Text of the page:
The glass balustrade surfaces provided an ideal canvas for creative manifestations. Our client requested us to develop a bespoke artwork solution that would represent the social value of the bridge, the identity of the city and be a showcase after dark.

The city of Leeds is well known for its iconic owl. There are three owls on Leeds City Council’s coat of arms, there are enormous golden owl statues outside Civic Hall, sculptures and paintings of owls at 24 other locations around the city, all of which are part of the ‘Leeds Owl Trail’.

However, these municipal representations are always of a static, perched bird. Our lighting designers wanted instead to connect the images of the bird with a children’s book about friendship and togetherness involving a flying owl, as these values, naturally, were important to our client.

This led to the development of the ‘dynamic flight’ concept and motif that has become integral to the bridge, and lighting design. It has been about using the city icon and combining it with the story to develop an art concept based on ‘positive energy, movement and life’.

The iconic Leeds Owl has therefore become no longer a static bird but a flying nocturnal specie along the bridge after dark, with the artwork concept revealing the owl at night-time as part of the bridge crossing experience. We worked with manufacturer The Light Lab to develop the balustrade graphic, integrate the luminaires, supply glass panels and supply and commission a lighting control.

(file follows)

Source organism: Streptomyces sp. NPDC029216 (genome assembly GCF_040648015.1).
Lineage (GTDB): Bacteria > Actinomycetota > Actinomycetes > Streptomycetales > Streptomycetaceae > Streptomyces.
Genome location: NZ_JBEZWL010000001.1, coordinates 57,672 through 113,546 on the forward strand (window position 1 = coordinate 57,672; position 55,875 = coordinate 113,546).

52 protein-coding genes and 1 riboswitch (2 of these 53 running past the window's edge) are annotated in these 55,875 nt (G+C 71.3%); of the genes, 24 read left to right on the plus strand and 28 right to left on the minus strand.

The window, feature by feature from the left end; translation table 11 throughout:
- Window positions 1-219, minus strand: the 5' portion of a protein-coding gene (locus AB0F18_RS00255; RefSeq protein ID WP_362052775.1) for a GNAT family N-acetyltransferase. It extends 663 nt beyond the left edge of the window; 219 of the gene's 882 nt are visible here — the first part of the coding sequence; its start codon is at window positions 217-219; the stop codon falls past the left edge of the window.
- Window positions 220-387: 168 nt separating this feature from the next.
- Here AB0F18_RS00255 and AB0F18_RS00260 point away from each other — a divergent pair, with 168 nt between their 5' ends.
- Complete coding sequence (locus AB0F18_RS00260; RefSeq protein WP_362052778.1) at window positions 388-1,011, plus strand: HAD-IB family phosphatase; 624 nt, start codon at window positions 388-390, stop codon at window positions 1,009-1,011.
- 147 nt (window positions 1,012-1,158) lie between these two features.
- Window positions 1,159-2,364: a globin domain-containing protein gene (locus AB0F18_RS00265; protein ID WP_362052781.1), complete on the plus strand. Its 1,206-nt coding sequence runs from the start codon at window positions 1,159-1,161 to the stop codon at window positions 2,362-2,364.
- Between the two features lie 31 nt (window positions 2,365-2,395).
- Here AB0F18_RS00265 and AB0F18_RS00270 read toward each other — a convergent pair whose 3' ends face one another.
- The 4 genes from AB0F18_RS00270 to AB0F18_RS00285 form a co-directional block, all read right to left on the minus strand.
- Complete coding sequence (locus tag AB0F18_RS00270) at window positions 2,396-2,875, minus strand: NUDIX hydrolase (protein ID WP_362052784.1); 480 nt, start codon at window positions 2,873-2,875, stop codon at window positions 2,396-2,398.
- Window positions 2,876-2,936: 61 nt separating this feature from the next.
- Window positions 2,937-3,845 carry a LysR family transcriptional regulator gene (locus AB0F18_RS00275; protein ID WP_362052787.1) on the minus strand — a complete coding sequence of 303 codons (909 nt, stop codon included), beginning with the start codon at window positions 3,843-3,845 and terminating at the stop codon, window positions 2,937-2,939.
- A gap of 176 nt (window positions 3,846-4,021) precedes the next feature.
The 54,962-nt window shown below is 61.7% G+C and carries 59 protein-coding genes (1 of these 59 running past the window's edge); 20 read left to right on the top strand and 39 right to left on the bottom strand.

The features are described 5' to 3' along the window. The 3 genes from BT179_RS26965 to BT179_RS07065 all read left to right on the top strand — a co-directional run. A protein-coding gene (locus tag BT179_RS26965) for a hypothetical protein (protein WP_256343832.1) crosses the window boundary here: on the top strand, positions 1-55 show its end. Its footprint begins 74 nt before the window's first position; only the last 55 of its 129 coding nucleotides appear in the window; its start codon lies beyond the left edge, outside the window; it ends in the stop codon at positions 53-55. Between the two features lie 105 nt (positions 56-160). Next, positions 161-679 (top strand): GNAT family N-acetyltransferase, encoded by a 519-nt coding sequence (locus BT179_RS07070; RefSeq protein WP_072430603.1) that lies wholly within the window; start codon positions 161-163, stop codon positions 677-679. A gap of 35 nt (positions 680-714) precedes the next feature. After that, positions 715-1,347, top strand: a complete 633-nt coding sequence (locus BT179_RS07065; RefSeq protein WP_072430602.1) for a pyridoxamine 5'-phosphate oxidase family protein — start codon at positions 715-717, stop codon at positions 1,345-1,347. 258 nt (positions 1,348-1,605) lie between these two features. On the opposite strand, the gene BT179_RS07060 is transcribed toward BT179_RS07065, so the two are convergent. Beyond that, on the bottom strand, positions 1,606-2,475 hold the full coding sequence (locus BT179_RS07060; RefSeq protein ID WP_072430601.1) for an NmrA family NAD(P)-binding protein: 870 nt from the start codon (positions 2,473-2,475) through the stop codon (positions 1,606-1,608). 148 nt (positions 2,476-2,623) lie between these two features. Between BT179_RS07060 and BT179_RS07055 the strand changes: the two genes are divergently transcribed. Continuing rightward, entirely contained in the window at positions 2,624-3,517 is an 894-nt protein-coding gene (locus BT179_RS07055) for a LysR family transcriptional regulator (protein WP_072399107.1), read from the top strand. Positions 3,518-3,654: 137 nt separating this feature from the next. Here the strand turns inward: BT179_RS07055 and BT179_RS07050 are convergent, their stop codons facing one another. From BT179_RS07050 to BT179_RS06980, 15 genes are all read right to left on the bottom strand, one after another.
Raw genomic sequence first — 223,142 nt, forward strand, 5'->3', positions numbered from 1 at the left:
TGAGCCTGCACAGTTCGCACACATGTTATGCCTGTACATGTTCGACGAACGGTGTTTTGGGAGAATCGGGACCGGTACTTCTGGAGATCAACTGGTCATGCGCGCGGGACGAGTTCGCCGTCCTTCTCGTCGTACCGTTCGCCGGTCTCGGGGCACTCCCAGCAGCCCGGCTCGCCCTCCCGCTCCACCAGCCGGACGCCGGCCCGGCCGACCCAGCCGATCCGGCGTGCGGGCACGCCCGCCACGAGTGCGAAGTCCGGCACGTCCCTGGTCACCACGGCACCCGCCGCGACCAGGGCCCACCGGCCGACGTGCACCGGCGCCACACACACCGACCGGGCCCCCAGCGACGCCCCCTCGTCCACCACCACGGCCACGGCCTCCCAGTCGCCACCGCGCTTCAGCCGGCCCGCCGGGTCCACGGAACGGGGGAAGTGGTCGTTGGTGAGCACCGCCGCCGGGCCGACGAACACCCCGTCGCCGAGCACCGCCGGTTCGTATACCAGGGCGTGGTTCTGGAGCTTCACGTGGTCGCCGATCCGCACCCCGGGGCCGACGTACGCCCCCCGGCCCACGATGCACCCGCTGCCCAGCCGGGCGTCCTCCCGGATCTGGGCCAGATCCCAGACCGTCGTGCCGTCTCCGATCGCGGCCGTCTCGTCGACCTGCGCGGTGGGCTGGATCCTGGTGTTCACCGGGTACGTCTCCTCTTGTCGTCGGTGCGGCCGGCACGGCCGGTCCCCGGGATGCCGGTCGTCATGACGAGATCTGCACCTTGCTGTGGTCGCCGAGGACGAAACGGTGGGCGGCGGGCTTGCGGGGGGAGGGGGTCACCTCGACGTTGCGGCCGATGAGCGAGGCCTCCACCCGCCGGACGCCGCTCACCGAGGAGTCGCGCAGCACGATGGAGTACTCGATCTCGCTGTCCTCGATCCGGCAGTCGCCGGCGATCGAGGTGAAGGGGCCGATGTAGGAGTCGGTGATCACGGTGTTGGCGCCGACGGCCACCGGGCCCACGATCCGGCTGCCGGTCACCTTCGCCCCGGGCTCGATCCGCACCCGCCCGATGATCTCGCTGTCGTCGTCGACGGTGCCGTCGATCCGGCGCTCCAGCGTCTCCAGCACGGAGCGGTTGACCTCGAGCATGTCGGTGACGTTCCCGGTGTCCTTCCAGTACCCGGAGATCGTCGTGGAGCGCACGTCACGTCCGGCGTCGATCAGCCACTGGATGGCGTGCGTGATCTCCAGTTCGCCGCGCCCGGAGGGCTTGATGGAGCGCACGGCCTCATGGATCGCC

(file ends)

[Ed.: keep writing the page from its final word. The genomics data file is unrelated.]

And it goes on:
A dot matrix graphic approach was chosen to manifest the artwork along the bridge. The process included etching dot patterns between the two panes of glass making each of the balustrade panel. Each balustrade was then to be bottom-edge lit to reveal the pattern at night.

A two-stage lighting physical mock-up of the balustrade, pattern etching and lighting was used to test out different solutions at small-scale.

The first stage aimed to test the dot matrix pattern density, reject the least effective proposals and witness from a distance the effect of superimposed patterns, as the feature balustrade is on both sides of the bridge. This latter experimental activity was important to ensure that the patterns were perceived as intended and not visually interfered by the Moiré effect, or the mechanical interference of light by superimposed networks of lines.

The second stage of the mock-up was to present the etching patterns, lit effects to the stakeholders and agree light scenes.

The dot matrix design enables the patterns to be discreet during daytime ensuring high transparency through the balustrade. At night-time, the patterns reflect the light emitted by linear light fixtures integrated to the bottom edge of the glass balustrade. This approach creates a pleasant contrast and visual comfort.

Finally, we developed a lighting control strategy to enable our client to theme the bridge at night-time throughout the year so as to be able to celebrate local, national or international events and seasonal festivities. The bridge now features as a permanent sustainable lighting asset for the annual Light Night in Leeds.